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pepperonikkid

Roberts Fails to Uphold First Amendment Religious Rights

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pepperonikkid

Roberts Fails to Uphold First Amendment Religious Rights

 

https://patriotpost.us

Thomas Gallatin 

Jun. 1, 2020

 

Article:

 

On Friday, the U.S. Supreme Court ruled 5-4 against San Diego’s South Bay United Pentecostal Church in its lawsuit against California Governor Gavin Newsom’s restriction limiting places of worship to meetings no larger than 25% of a building’s capacity or no more than 100 people, whichever is less. Tellingly, Newsom has not applied these restrictions on secular venues such as supermarkets, offices, and restaurants — none of which are listed in the First Amendment. This conflict has been a theme during lockdown.

Siding with the four liberal justices against the church, Chief Justice John Roberts contended, “Similar or more severe restrictions apply to comparable secular gatherings, including lectures, concerts, movie showings, spectator sports and theatrical performances, where large groups of people gather in close proximity for extended periods of time. And the order exempts or treats more leniently only dissimilar activities, such as operating grocery stores, banks and laundromats, in which people neither congregate in large groups nor remain in close proximity for extended periods.” Essentially, Roberts views church services as “nonessential” activities. So much for the right to peaceably assemble and freely exercise religion.

 

 

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Ticked@TinselTown

Uhm, no, they don't and you need to brush up on your familiarity with the Constitution.

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mjperry51

Roberts is legislating from the bench again, as he did with the ACA.

Fauci has earwigged him. Roberts should be impeached.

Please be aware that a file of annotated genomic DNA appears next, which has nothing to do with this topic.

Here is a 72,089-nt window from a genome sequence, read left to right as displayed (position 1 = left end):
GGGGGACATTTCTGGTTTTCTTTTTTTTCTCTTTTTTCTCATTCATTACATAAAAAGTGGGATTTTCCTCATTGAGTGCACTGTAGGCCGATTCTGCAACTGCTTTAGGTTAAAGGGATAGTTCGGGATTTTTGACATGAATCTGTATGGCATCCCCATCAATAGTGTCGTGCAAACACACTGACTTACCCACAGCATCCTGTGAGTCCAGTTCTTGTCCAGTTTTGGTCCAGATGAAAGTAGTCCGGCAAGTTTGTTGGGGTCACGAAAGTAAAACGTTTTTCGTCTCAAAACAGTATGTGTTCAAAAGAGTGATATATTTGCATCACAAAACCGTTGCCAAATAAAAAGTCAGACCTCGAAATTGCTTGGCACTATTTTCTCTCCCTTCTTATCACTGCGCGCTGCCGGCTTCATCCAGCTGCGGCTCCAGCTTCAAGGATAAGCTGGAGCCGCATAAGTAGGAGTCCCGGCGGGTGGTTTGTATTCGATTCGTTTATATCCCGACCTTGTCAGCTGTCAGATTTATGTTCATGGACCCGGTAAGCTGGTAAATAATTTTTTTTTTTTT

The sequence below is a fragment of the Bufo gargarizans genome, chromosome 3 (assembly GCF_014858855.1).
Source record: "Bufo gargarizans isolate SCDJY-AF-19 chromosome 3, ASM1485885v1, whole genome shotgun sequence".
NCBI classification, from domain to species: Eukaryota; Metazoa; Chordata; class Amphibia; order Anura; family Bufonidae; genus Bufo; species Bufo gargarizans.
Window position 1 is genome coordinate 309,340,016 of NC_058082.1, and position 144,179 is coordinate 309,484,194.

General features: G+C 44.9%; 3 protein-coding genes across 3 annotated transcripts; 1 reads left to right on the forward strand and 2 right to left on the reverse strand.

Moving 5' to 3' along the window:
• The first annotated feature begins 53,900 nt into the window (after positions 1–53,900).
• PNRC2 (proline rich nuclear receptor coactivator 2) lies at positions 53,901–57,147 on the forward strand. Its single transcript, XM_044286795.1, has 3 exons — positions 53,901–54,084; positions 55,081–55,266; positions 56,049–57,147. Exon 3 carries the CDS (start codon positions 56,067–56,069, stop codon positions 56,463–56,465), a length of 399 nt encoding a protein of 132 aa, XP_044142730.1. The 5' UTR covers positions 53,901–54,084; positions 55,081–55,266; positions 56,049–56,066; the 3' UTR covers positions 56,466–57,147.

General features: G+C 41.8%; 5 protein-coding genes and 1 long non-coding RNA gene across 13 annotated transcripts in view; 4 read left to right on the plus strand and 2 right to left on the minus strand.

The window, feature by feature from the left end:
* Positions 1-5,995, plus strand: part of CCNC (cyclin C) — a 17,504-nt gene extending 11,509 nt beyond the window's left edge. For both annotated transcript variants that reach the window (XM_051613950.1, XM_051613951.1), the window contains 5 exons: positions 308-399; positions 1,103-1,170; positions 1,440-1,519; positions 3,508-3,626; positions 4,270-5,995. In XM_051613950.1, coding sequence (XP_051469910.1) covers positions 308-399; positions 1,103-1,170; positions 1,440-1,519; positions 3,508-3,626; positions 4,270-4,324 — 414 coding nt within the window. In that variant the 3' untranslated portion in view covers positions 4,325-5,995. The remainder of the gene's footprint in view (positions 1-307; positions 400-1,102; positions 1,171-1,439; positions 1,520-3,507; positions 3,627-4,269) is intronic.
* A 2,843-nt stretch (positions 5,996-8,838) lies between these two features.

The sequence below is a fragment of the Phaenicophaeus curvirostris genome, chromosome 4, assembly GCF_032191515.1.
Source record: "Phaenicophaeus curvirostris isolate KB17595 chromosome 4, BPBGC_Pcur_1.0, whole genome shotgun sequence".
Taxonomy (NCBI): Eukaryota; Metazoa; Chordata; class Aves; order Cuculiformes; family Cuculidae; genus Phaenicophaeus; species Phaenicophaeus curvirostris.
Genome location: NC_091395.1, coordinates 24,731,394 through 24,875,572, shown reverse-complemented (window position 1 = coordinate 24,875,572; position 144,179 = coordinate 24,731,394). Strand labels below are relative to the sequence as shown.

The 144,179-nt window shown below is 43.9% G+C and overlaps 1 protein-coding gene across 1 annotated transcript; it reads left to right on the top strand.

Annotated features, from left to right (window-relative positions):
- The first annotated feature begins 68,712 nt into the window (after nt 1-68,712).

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Mrdirt73

Just curious, but how do they know what the building capacity is to begin with?

 

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Dean Adam Smithee
2 minutes ago, Mrdirt73 said:

Just curious, but how do they know what the building capacity is to begin with?

 

That's generally part of building codes, based a number of factors including square footage, number of toilets in the restrooms, number/size of exits, distance to exits, etc., and a lot of it is covered in NFPA 101 - Life Safety Code.  

One rule of thumb is that, in an emergency, such a place should be able to be completely evacuated in 2.5 minutes or less.

 

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Mrdirt73
17 minutes ago, Dean Adam Smithee said:

That's generally part of building codes, based a number of factors including square footage, number of toilets in the restrooms, number/size of exits, distance to exits, etc., and a lot of it is covered in NFPA 101 - Life Safety Code.  

One rule of thumb is that, in an emergency, such a place should be able to be completely evacuated in 2.5 minutes or less.

 

Is that enforceable?

 

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MontyPython
33 minutes ago, Mrdirt73 said:

Is that enforceable?

 

Yes, to the best of my knowledge building codes are indeed enforceable.

:yes:

 

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Dean Adam Smithee
18 minutes ago, Mrdirt73 said:

Is that enforceable?

 

Depends on the jurisdiction. NFPA codes are not 'law' but 'standards' however most parts of the country have adopted NFPA as part of their building/fire/electric codes.  I've also seen occupancy rating listed on business licenses or sometime a separate "certificate of occupancy".

I don't know how enforceable it is California. Around here (FL / GA) at worst it would be a mere "code violation"  for which the county fire inspector or whomever would issue a "notice of violation" and then you've got so many days to correct it or get fined. I suppose if it were a business like a restaurant and a repeat offender they could lose their license over it. But not really a "crime" per se.

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Mrdirt73

The reason I'm asking is that if we've allowed the government to set an upper limit on how many people can be inside a building (in this case a church) then how can we claim it violates religious liberty when the same government lowers that upper limit?  Aren't they using "safety" as the reason both times?

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